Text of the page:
There will never, and should never, be a time where subjectivity is taken out of a hiring process. Otherwise why interview? Why not just hire based on a resume? I don’t think that’s a reasonable solution.
When companies are hiring, they’ve generally put together a profile based on their ideal candidate. That profile includes skills, personality traits, and work history. If someone else fits that profile better than you do, they’re going to get hired. At some point though, you’ll find that one right match, where you’re the absolute best fit for the profile.
Until then, all we can do is struggle on and as you said, be the best you you can be.
When you’re in a job hunt, you’re being judged constantly. It’s someone’s job to judge you. To let that frustrate you more than a little is to hold onto something that may hold you back from your potential. Let it go. Negativity is tough to hide in an interview, and if you let it fester it could be holding you back.
I guess the pool of applicants has to dry up to almost nothing for me to be the best candidate. If you have to beat over 1,000 applicants, your odds are extremely low. Quite frankly, it is not even worth applying right now unless you are some sort of God.
Oh, and I don’t consider myself a loser. I think I have a great sense of humor and I am easy to get along with. And, I actually believe I am a lot smarter than the majority of my coworkers (that was true in my last job especially). It’s just that I don’t put little smiley faces on my desk and such. And I have a problem in that I have a hard time suppressing the truth about what I think (especially after two years of dealing with idiots).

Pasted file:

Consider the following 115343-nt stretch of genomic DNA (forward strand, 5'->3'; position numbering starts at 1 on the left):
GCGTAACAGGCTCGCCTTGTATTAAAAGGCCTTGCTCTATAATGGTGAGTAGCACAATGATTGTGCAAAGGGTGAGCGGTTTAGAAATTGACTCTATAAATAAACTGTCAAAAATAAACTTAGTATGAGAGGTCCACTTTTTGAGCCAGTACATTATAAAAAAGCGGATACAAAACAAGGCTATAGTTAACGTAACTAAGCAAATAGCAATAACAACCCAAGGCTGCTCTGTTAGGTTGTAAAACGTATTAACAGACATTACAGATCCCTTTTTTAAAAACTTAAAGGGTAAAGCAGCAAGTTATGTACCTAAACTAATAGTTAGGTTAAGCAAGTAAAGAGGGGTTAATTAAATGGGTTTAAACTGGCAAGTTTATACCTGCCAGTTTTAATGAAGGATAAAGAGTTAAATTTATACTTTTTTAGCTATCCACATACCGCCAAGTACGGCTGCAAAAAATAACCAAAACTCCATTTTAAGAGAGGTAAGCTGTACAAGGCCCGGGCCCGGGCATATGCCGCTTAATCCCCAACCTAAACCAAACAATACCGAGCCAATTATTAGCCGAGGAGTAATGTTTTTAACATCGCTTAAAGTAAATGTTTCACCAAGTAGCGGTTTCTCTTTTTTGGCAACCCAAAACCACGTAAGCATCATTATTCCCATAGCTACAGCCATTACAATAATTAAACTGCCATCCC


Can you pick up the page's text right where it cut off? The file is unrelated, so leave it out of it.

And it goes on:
Dave- Having read your reply, you and I do agree on being a proactive job applicant. Any responsible job applicant with character will do as much as possible to be a competitive candidate, constantly seeking new ways to improve their game.
But I agree to disagree about how much control a job applicant has on whether the HR dept/decision makers/etc likes or dislikes a candidate and extends the job offer.
And I NEVER said (and don’t intend to imply) that job seekers should be passive bystanders!
Bottom line: there are just too many factors that are unseen and untouchable on the job seeker’s side of the table.
The best advice to give job seekers is to focus on what they CAN do, and to be aware of the myriad things they can’t control. That’s a much more realistic picture to paint.
Your article does do a fabulous job on giving advice on what the job seekers can do, thank you!
Kim – I think we’re basically saying the same thing here. Of course a job seeker can’t in the end determine whether s/he receives an offer. But that’s far from being powerless. If you’ve made it to an interview stage, you have to look at the job as yours to lose. Ask the right questions, dig into the business to get the knowledge and understanding that you need to really stand out with your thoughtful, engaging responses and observations.
There’s always the chance that someone does it better, and you never have any control over that. Your advice is spot on – focus on what you can do and who you are. If that matches what the company needs and wants, you’ll get the job. If it doesn’t, you don’t want the job. Either way if you keep your eyes open and avoid approaching your job search from a place of desperation, you’ll probably end up in the right job.
Thanks, Kim, for the great comments and insight!
Oh my god… how come there’s such a career advice in world
Hope those so called experts do not use wrongful metaphors , though job search in some content is self-marketing..
The wording Brand is for the marketing departments of the enterprises like SONY, PANASONIC, HP, WHIRLPOOL, GM,
COCA-COLA and are sustained by many projects
Oh my goodness. I agree with you, but we are in an infinitesimal minority. The douchebags win every time. I truly believe you have to be a B.S.-ing backslapper to get a job nowadays. And getting older does not help.